So, is Shaw plug-and-play? Not exactly. As you might expect, one-and-done prospects tend to have a skewing effect. The picture looks different when we narrow our lens to focus on 20 prospects similar to Shaw, rated between 0.9700 and 0.9800 in the composite index.
For that group, the average playing time is just 30.2 percent of minutes — or almost 12 minutes per game. Their average usage is 17 percent, closer to a role player. In terms of efficiency, they typically put up 0.842 points per possession, while their net rating (minus-0.60) amounts to a push.
Translated: recruits of Shaw’s caliber start their careers as humble reserves trying to carve out a niche.
You can envision a similar situation unfolding for Shaw. Let’s start on the wing. Once MU landed Isiaih Mosley, it was reasonable to assume that 28 minutes each night were reserved. And it’s not as if Gates has a paucity of options. He’s got a pair of Cleveland State transfers in D’Moi Hodge and Tre Gomillion, each of whom is deeply versed in his play style. Meanwhile, DeAndre Gholston’s catch-and-shoot numbers hint at a potential floor spacer.
In recent seasons, elite wings, who have a composite rating north of 0.9900, have only shot 32.3 percent as a group from 3-point range. That’s close to the Division-I median. Moreover, five of those players went in the top 10 of the NBA Draft and had only connected at a 29.8 percent clip as freshmen.
Basically, NBA front offices are willing to overlook middling performance in favor of project ability — up to a certain point.
For freshmen rated similarly to Shaw, shooting has often been a separator and a way to expand their role. It’s how Alabama’s Josh Primo (38.1 3FG%), Ohio State’s Malaki Branham (41.6%), and Arkansas’ Moses Moody (35.8%) went from off NBA draft boards to being plucked between played No. 12 and No. 20 overall. And even if we set aside one-and-dones, players like Villanova’s Justin Moore (39.6%) and UConn’s James Bouknight (34.7%) earned ample time by making shots and keeping gaps open.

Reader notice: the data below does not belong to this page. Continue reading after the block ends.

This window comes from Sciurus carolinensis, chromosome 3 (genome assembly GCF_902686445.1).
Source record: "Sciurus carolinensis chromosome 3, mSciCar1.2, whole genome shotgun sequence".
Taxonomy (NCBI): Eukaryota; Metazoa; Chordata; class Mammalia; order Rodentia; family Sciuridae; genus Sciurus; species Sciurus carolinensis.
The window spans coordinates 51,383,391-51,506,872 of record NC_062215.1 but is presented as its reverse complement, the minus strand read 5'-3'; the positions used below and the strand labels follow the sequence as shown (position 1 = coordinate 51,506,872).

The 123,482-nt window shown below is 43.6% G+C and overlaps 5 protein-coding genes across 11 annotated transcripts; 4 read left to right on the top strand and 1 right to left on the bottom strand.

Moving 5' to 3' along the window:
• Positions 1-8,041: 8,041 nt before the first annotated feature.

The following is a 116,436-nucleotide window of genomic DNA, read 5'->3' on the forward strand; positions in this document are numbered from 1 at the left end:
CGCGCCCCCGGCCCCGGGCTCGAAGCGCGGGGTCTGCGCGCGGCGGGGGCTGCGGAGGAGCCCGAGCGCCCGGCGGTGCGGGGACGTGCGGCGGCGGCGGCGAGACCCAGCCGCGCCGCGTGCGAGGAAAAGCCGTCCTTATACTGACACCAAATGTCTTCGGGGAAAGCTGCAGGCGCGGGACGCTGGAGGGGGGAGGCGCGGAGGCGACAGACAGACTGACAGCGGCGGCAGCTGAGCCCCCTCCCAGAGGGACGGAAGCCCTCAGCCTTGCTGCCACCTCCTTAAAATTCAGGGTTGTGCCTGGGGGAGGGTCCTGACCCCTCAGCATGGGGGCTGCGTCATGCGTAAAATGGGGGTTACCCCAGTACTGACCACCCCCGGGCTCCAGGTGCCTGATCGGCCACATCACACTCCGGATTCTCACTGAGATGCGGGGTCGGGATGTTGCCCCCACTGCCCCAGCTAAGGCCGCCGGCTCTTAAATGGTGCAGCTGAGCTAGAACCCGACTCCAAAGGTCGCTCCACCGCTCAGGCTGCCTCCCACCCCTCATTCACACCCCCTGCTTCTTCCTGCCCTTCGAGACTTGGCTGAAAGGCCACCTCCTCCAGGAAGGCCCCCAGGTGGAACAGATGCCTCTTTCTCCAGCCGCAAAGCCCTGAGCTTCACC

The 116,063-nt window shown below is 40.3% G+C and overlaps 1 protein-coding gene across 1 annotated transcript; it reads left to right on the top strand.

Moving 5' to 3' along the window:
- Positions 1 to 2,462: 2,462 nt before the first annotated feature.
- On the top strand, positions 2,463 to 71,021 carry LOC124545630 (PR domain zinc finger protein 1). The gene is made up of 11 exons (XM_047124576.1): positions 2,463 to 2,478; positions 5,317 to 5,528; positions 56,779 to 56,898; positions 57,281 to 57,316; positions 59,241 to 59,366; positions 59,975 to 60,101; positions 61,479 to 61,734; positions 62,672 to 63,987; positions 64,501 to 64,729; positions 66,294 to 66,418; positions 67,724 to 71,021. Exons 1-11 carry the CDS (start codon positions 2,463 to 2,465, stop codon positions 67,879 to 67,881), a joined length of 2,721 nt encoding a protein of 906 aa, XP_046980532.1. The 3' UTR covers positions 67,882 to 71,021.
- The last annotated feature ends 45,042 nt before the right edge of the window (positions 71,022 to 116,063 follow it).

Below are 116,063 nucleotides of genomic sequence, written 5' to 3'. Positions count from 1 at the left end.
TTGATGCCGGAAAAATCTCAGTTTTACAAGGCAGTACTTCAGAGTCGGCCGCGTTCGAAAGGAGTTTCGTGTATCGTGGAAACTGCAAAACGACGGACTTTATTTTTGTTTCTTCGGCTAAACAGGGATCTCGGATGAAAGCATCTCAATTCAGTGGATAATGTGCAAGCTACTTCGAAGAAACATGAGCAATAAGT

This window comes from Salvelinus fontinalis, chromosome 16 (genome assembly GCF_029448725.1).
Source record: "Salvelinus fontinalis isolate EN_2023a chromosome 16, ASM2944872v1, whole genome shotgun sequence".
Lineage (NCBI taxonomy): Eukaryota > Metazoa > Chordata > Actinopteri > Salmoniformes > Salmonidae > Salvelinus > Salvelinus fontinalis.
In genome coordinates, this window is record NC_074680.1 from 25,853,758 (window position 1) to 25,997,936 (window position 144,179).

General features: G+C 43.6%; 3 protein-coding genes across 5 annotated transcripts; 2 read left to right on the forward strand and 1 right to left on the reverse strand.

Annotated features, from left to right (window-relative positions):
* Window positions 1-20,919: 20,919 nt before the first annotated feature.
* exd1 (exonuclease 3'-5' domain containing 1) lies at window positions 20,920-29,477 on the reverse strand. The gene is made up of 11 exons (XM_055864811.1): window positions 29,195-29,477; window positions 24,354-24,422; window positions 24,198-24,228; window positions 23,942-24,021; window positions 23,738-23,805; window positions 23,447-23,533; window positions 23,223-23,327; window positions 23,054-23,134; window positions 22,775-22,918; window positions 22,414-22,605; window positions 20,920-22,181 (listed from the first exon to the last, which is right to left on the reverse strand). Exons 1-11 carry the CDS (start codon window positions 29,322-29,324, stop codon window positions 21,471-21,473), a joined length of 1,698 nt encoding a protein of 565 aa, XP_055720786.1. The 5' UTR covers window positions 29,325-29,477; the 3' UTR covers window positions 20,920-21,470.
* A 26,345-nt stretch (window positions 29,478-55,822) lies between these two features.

What’s the floor? Over the past three seasons, freshmen in Shaw’s tier of the composite have usually connected a 30.1 percent clip while hitting 33.2 percent of 3-balls, which would be close to the typical Division-I performance. And we’re not talking high volume, either. If Shaw attempts more than a couple of 3-pointers each night, he’ll be an outlier.
As for rim finishing, it’s not a helpful in parsing performance. Since 2019-20, the vast majority of highly-rated wings (74%) averaged more than 1.000 PPP from point-blank range as freshmen and shot 53.8 percent. Given what we’ve seen from Shaw, it would be surprising if he doesn’t clear that benchmark.
On the defensive end, the value of per-possession data even little murkier. Generally speaking, those metrics tell us that recruits like Shaw are average in ball-screen defense but sometimes struggle to close down spot-up shooters. Their average defensive efficiency (0.848 PPP allowed) isn’t putrid individually but tends to drag down their team’s overall net rating by 4.8 points per 100 possessions.
But the relationship between playing time and tasks like guarding pick-and-rolls or closing out on spot-up shooters is relatively weak. At least for players rated similarly to Shaw, 3-point shooting boasts a stronger link with earning playing time.
Earlier this week, Evan Miyakawa posted a really helpful illustration of Shaw’s situation. Take a look.
There is a lot of uncertainty in how top high school recruits will perform in their freshman season. This graph shows how top freshman in the last decade have performed in BPR compared to their HS composite recruit rating.— Evan Miyakawa (@EvanMiya) October 27, 2022
Every season there are as many duds as there are studs. pic.twitter.com/j1IgL9UknU
What it shows is that freshman performance is relatively unpredictable — until you get inside the top 75 of the composite ratings. Shaw, who was ranked 59th, is awfully close to the cut off.
If he winds up close to the averages we’ve seen here, it would likely mean playing 12 to 16 minutes per night with usage rate between 17 and 19 percent. During the past four seasons, the median scoring average for recruits with similar composite ratings checked in at 3.4 points per game. To me, that’s a reasonable floor to set.
The best case scenario is one where Shaw’s jumper translates quickly, which pushes his scoring average closer to eight points each time out. Would that earn him longer looks from NBA scouts? I’m not sure. Players like Primo, Branham and Moody also showed glimpses of facilitating when playing off of the catch. I’m not quite sure Shaw’s ball-handling has progressed to that point.
But if we reach a point where we’re analyzing what scouts and front offices think of Shaw, it’s probably an indicator that he’s exceeded expectations. That’s a problem Dennis Gates would love to confront.